'One country, two system' status in jeopardy?
In an unprecedented move, China's Standing Committee of the National People's Congress (NPCSC) intervened in a Hong Kong High Court decision, effectively banning two pro-independence legislators - Sixtus Leung and Yau Wai-ching of the radical anti-China Youngspiration party - from office.
The NPCSC, which is China's top legislative body, handed out its own verdict on the interpretation of Hong Kong's Basic Law before the local High Court could rule on the issue itself. The move constitutes Beijing's most direct intervention in Hong Kong since 1997, when the territory was handed over to China by Britain.
During the swearing-in ceremony in October, Sixtus Leung and Yau Wai-ching reportedly altered their oaths. Both lawmakers used derogatory terms for China and draped themselves in banners reading "Hong Kong is not China." On Thursday, Hong Kong's High Court ordered an investigation into the legality of their oaths. A day later, China decided to step in.
Beijing has interpreted Hong Kong's mini-constitution, or the Basic Law, in the past, but not without a formal request from Hong Kong's government or its judiciary. It is also the first time that the Standing Committee has stepped in during an ongoing judicial process, undermining the independence of Hong Kong's legal system. The move is seen to have put Hong Kong's special "one country, two states" status in jeopardy which is protected by the Basic Law.
"This is a fundamental clash," Jacques deLisle, a law and political science professor at the University of Pennsylvania, told DW.
Lisle says that from the perspective of pro-democracy forces in Hong Kong, China's ruling "reinforces concerns that Hong Kong is losing autonomy and democracy and is on a path toward a 'one country, one system.'"
Pro-independence sentiments are already gaining momentum in Hong Kong. Two years ago, massive pro-democracy rallies organized by the "Umbrella Movement" were able to shut down parts of the city for weeks. Prior to the Monday ruling, thousands of protesters had gathered in Hong Kong anticipating the Chinese government's intervention.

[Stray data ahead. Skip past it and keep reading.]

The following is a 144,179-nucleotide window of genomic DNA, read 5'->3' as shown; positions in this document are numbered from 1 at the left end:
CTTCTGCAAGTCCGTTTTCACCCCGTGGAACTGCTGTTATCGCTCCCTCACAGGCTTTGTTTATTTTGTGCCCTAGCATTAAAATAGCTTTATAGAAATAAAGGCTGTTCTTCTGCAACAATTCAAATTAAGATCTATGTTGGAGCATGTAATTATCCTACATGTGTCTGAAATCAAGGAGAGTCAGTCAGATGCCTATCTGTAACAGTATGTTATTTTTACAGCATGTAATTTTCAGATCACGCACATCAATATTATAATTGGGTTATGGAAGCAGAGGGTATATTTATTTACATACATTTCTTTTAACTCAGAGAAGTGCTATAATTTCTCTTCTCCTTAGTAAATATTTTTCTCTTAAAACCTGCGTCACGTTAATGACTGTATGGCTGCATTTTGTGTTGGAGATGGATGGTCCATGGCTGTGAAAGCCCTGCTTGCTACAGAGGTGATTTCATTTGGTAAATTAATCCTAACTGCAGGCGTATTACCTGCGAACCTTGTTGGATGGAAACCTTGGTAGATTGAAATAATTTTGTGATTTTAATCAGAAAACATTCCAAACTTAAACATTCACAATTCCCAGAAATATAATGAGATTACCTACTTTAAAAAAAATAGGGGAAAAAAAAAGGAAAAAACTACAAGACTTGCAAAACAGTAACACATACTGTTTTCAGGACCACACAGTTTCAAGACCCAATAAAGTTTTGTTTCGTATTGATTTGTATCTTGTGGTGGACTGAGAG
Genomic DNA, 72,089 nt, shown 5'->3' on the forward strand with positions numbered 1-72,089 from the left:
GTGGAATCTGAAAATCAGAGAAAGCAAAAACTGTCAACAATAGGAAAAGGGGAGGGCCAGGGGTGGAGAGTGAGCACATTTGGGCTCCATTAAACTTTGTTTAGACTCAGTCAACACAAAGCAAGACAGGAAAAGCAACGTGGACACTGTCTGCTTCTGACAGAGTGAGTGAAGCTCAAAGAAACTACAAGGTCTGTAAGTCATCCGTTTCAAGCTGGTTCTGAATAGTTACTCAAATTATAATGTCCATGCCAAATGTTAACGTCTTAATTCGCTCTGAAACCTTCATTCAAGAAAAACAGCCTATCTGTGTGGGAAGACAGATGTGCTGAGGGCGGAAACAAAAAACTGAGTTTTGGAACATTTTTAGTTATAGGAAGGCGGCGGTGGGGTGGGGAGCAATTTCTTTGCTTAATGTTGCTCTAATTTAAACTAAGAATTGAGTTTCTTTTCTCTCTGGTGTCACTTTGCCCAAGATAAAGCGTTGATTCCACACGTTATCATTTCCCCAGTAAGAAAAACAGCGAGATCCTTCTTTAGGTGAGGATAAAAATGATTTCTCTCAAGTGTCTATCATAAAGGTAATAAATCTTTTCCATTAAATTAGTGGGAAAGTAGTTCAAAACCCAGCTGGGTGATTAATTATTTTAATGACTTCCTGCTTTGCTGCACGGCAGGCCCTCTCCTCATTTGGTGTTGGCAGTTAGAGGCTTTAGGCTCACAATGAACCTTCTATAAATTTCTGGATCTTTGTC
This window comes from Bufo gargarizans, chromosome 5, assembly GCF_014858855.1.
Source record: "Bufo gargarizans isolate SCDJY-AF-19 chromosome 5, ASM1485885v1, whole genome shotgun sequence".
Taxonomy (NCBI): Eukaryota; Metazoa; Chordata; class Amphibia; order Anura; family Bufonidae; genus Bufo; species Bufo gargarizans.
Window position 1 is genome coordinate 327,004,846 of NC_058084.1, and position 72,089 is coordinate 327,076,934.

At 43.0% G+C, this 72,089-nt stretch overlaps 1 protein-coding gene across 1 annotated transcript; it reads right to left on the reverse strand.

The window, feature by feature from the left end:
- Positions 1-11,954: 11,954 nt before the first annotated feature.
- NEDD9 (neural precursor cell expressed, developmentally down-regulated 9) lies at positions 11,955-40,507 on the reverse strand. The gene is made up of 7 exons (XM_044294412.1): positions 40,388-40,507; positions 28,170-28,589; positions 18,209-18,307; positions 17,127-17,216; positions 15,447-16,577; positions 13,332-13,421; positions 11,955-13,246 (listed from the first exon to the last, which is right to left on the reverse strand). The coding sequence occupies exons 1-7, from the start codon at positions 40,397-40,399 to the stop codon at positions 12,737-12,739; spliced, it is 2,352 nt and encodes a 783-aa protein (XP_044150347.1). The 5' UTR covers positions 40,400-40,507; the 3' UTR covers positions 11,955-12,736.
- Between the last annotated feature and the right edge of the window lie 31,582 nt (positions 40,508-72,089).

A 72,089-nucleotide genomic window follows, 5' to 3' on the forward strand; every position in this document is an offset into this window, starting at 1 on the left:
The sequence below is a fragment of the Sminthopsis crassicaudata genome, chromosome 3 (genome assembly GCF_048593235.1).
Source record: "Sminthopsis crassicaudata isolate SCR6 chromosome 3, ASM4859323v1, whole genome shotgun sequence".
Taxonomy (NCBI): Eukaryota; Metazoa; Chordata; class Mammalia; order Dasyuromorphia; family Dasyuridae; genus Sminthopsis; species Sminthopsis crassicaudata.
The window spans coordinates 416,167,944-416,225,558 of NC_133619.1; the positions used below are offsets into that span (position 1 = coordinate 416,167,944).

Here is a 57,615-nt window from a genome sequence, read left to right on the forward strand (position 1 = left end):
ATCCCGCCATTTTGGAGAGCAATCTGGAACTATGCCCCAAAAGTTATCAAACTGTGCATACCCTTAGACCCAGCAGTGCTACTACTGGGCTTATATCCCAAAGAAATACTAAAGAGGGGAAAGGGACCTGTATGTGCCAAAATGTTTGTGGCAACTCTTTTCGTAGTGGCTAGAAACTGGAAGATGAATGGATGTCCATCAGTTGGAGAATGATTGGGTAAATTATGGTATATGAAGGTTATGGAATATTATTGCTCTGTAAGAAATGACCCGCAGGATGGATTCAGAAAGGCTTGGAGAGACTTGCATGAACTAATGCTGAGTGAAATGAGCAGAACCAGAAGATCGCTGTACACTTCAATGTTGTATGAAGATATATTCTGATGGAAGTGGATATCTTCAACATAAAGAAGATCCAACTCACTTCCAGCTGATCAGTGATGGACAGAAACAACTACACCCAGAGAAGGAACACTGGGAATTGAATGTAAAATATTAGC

Tim Summers, a senior consulting fellow on Asia at Chatham House, believes it is just the beginning of the conflict. "The banning of these two lawmakers will take their supporters back to the streets," Summers told DW.
The Legislative Council chaos
Hong Kong's parliament, the Legislative Council, has been in turmoil for the past few weeks, following the oath-taking incident on October 12. Both Leung and Yau had referred to China as "Shina," a derogatory term for the country formerly used by the Japanese.
Amidst controversy, Andrew Leung Kwan-yuen, the president of the Legislative Council, offered the two legislators a second chance at oath-taking, but the attempt was hindered by a walkout of pro-establishment lawmakers. In a subsequent meeting, the temporarily barred Leung and Yau stormed into the Legislative Council chamber and tried to take their oaths for a third time. Before they could do so, they were removed from the Council amid scuffles.
Beijing has been keeping an eye on Hong Kong's political scene, fearing that the new developments could harm its unity and authority. But by proactively intervening in the situation, China may have unnecessarily instigated Hong Kong's pro-democracy activists.
A majority of Hong Kong residents did not support the pro-independence lawmakers protest in the Legislative Council. "The people reacted quite strongly against their behavior," underlined Summers. "A majority of the people found it offensive, but it does not mean that people necessarily agree with Beijing's interpretation of the Basic Law," he added.
A demonstration of power
In 1999, two years after China took back Hong Kong's control from Britain, Beijing intervened on the right to residence in Hong Kong, stirring massive criticism from the locals. A similar controversial intervention in 2004 saw Beijing effectively banning Hong Kong from amending the electoral process independently.
Constitutionally, Article 158 of the Basic Law gives Beijing the right to interpretation only if the issue concerns the mainland China or the relationship between Beijing and Hong Kong directly. Furthermore, the interpretation can only be served at the request of the Hong Kong Court of Final Appeal. In practice, all Chinese interventions, except one, took place outside of Beijing's jurisdiction.
Experts say the latest move shows that China's interventions in Hong Kong have little to do with constitutional formalities; they are fundamentally about the demonstration of Beijing's political power.
The ruling "made clear that the will of China's Standing Committee stands above Hong Kong's judicial independence," pro-democracy activist Cheng Yu-shek told DW.